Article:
After seeing a few more temples and pagodas we want to a traditional Burmese produce market -'everything looks fresh and vibrant and smells amazing. So many vegetables that I have never seen before and all organically grown and still manage to be cheap. The fish and meat market is a little different and is open air with flys all over the uncovered meat which makes eating it at a restaurant a little unassuming.

We had lunch at Shwe Myanmar Local Food a family run restaurant where we were served an huge spread of different spices and sauces and pickles following this were 4 curries - chicken, mutton, fish and vegetable. Lunch for 4 with drinks cost 15000 kyats which is around 15AUD.

After lunch we checked into our hotel which has a pool - it is so hot so will be a nice reprieve to cool off.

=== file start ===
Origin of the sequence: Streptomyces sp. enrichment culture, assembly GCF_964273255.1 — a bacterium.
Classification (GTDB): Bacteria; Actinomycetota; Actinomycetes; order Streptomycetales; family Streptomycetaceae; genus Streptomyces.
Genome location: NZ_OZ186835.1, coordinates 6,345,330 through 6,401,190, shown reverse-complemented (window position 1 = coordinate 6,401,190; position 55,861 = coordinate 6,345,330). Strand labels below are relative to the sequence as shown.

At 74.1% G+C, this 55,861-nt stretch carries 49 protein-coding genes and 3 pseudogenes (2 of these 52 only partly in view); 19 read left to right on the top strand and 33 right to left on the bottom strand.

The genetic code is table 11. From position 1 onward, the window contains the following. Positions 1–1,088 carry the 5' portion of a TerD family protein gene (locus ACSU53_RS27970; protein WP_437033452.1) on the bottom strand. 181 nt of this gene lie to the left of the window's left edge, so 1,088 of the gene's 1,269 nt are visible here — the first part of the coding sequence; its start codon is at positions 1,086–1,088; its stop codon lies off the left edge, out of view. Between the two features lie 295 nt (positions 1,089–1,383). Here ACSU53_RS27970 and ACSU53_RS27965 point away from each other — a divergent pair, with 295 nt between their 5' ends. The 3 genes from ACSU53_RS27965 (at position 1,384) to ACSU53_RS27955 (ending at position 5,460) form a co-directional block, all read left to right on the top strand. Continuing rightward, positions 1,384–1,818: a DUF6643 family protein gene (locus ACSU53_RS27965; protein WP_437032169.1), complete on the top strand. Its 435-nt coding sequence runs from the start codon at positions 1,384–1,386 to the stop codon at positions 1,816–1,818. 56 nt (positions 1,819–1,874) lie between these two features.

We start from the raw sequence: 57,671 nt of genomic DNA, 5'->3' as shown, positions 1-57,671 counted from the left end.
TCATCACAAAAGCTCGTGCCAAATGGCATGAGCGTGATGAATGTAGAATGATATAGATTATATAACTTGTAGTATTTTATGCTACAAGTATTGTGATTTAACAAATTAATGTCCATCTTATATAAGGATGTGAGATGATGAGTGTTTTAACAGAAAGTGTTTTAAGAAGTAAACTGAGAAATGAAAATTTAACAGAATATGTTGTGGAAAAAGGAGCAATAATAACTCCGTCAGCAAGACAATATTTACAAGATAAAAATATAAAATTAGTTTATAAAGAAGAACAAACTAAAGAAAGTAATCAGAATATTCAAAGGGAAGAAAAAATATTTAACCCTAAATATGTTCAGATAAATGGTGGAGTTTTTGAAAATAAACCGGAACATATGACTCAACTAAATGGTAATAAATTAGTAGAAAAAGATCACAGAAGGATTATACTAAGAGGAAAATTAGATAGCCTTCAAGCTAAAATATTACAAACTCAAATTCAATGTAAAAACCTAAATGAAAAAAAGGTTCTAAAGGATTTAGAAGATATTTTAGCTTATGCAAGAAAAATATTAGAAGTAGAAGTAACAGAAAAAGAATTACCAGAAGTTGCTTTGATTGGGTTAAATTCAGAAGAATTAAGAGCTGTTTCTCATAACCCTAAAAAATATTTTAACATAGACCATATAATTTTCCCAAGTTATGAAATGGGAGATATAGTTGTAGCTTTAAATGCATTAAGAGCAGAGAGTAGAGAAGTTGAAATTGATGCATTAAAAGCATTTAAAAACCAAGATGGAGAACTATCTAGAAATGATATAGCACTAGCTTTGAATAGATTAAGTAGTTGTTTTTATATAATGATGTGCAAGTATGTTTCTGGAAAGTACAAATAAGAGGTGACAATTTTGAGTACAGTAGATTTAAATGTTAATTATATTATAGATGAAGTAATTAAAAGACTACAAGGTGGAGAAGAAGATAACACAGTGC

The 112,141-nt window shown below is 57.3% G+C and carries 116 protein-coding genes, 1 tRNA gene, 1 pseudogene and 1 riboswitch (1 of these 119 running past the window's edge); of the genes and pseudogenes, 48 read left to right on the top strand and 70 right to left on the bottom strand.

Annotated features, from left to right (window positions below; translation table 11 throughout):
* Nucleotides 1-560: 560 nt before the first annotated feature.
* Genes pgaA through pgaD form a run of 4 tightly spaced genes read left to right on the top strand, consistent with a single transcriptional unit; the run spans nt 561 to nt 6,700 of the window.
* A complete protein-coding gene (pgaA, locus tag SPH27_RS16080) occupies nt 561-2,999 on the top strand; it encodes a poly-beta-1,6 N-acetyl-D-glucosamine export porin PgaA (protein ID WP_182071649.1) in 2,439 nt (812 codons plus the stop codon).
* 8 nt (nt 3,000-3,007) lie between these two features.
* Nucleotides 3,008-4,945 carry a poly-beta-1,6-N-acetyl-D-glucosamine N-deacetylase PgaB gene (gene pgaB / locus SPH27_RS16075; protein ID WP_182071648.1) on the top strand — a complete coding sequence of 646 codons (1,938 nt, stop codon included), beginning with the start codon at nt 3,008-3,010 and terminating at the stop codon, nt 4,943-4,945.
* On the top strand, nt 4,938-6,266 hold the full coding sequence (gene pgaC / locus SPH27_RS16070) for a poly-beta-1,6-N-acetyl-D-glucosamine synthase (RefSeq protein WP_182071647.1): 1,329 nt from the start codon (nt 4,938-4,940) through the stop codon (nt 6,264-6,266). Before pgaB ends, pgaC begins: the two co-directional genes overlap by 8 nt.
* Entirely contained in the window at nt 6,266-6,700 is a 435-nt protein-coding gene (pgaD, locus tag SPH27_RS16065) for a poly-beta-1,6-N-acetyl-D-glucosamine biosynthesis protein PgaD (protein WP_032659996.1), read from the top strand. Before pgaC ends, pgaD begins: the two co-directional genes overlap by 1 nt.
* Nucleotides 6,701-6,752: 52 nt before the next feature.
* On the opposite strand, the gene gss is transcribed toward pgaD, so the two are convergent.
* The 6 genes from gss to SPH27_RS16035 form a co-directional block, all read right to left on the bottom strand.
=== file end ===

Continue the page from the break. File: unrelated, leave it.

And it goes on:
Heading out again at sunset to a pagoda that is under construction to view the the landscape as the sunsets. Was amazing to see this occur over the untouched landscape.

Had more curry for dinner at another traditional restaurant - so much food to try 3 weeks will not be enough.

Back to the hotel to get ready for a other day.

Posted by lee_1986 08:39 Archived in Myanmar Tagged temple bagan buddha pagoda yangon myanmar scott_market Comments (0)

Day 3 - Yangon

semi-overcast 32 °C
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A bit of a late start today we enjoyed breakfast at the hotel which includes fruit platter and omelettes they are superb.

Taking a taxi to the Central Yangon Train Station we set of to find a local wet market to walk around a town on the outskirts of Yangon. We arrive at the station and buy are tickets for 1USD each which gets you a day ticket on the circle route of Yangon. After about 20 minutes we arrive at a small town where we explore we markets looking at all the fresh produce. The meat and fish market smell at it's a midday and sweltering old fish heads line the street and some unusual items for sale include pig heads.

We have lunch at a local cafe where they have child's plastic chairs, we order a few beers, fried rice and some prawns. The meal for all 4 of us costs 9.50AUD which you could never get back in Australia.